Author: Ruth Vanita
Translator(s)/Editor: Ruth Vanita
Publisher: Oxford University Press
ISBN/UPC (if available): 0195674863
The first public debate on homosexuality in modern India occurred in the 1920s, in the thick of the movement for national independence. It was sparked off by a collection of Hindi short stories entitled Chocolate (1927), by Hindi nationalist writer Pandey Bechan Sharma, better known by his pen-name Ugra (extreme). The stories created such an uproar that almost every major public figure, from Premchand to Gandhi, joined in the debate.
This first-ever English translation of Ugra’s work raises issues as salient today as eight decades ago: the interpretation of text, the role of fiction in relation to society, and the morality of same-sex erotic relationships. Ugra’s writings provide a window on nationalist constructions of Indian identity, especially in relation to ideas of India’s past; of gender, masculinity, and sexuality; and of Hindu-Muslim and Indian-foreign relations. Many of the prejudices and ideas bandied about in the 1920s still hold centre stage, and resurface in debates about sexuality, obscenity, censorship, and the civil rights of gay people.
In her introduction, Ruth Vanita, who has extensively studied the pre-modern and modern history of same-sex relationships in India, discusses the book’s ambivalent portrayal of homosexuality and the debate it sparked off among Hindi littérateurs and nationalists.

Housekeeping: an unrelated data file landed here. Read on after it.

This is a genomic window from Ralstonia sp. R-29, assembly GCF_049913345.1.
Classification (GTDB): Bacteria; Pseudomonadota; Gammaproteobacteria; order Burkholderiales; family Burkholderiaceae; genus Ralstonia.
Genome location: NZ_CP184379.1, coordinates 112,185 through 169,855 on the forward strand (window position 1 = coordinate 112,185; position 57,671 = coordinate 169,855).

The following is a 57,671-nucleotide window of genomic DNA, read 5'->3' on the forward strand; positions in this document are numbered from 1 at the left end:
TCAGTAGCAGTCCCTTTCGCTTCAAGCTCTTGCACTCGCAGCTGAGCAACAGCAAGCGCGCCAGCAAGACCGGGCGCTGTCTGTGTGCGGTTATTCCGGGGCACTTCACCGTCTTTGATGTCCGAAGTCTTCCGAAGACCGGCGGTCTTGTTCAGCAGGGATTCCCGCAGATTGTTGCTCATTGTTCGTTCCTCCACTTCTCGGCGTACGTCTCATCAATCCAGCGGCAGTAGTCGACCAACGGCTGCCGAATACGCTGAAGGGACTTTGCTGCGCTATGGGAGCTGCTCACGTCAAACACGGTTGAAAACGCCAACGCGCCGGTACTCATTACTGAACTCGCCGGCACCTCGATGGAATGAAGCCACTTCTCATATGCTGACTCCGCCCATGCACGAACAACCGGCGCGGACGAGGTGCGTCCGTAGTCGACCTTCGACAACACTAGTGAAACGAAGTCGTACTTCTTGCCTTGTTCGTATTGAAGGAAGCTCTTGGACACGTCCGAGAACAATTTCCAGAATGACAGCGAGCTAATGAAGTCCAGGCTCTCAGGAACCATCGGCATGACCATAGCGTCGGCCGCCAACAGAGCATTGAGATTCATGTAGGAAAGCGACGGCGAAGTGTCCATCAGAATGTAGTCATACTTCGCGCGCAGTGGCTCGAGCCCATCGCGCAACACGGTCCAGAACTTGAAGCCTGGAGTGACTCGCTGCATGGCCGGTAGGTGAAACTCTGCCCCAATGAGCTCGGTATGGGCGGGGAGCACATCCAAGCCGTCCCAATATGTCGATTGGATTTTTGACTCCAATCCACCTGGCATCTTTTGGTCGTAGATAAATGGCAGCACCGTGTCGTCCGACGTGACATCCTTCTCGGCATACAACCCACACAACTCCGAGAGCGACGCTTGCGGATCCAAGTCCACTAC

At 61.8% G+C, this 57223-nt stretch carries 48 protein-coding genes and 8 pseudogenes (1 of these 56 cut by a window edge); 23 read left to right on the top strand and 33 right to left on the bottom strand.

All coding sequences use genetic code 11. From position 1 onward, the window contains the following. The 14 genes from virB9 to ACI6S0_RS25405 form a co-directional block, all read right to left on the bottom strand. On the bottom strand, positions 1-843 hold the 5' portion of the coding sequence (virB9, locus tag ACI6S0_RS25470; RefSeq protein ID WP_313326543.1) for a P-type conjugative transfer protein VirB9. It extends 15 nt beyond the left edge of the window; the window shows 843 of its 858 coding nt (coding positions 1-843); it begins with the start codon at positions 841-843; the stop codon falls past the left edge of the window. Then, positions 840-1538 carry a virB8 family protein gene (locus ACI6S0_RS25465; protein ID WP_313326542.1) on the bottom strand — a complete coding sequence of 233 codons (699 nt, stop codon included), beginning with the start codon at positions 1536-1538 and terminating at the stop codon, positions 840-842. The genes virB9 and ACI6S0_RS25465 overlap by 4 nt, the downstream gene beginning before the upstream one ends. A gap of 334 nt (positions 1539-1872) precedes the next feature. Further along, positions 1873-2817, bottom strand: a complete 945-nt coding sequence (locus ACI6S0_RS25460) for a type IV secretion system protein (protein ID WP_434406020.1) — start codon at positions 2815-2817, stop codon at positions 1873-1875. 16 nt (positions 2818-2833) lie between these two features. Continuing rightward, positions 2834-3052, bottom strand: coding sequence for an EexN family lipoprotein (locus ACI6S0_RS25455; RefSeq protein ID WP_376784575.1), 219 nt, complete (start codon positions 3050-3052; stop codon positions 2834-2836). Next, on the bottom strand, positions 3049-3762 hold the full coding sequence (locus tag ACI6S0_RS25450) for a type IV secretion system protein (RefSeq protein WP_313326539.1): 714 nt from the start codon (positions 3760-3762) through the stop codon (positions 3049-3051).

General readers interested in the history of same-sex relations in India, modern Indian fiction, and early twentieth-century India, as well as teachers and scholars of English literature, translation studies, gender studies, Indian history, and sociology will find this volume engaging.
Pandey Bechan Sharma Ugra claimed that his stories would help rid the nation of vice, but his critics argued otherwise. This collection of short stories and novel extracts, translated into English for the first time, highlight Ugra’s unique position on homoerotic love.
A resplendent translation of an underground classic on a subject-homosexual desire-that still remains largely confined to the closet in India. Ruth Vanita has done an admirable service to Indian literature by giving this important work of Hindi fiction another life through her translation, and a luminous introduction that brings out the ambiguities of the text and the ambivalences of its path-breaking author. A rare book that will delight and enlighten the common as well as the scholarly reader.
-Krishna Baldev Vaid, acclaimed Hindi novelist and short story writer
NOTE ON THIS TRANSLATION
We are in Love with Lucknow
Waist Curved Like as She-Cobra
O Beautiful Young Man!
From Letters of Some Beautiful Ones
From Life is Brief: Enjoy It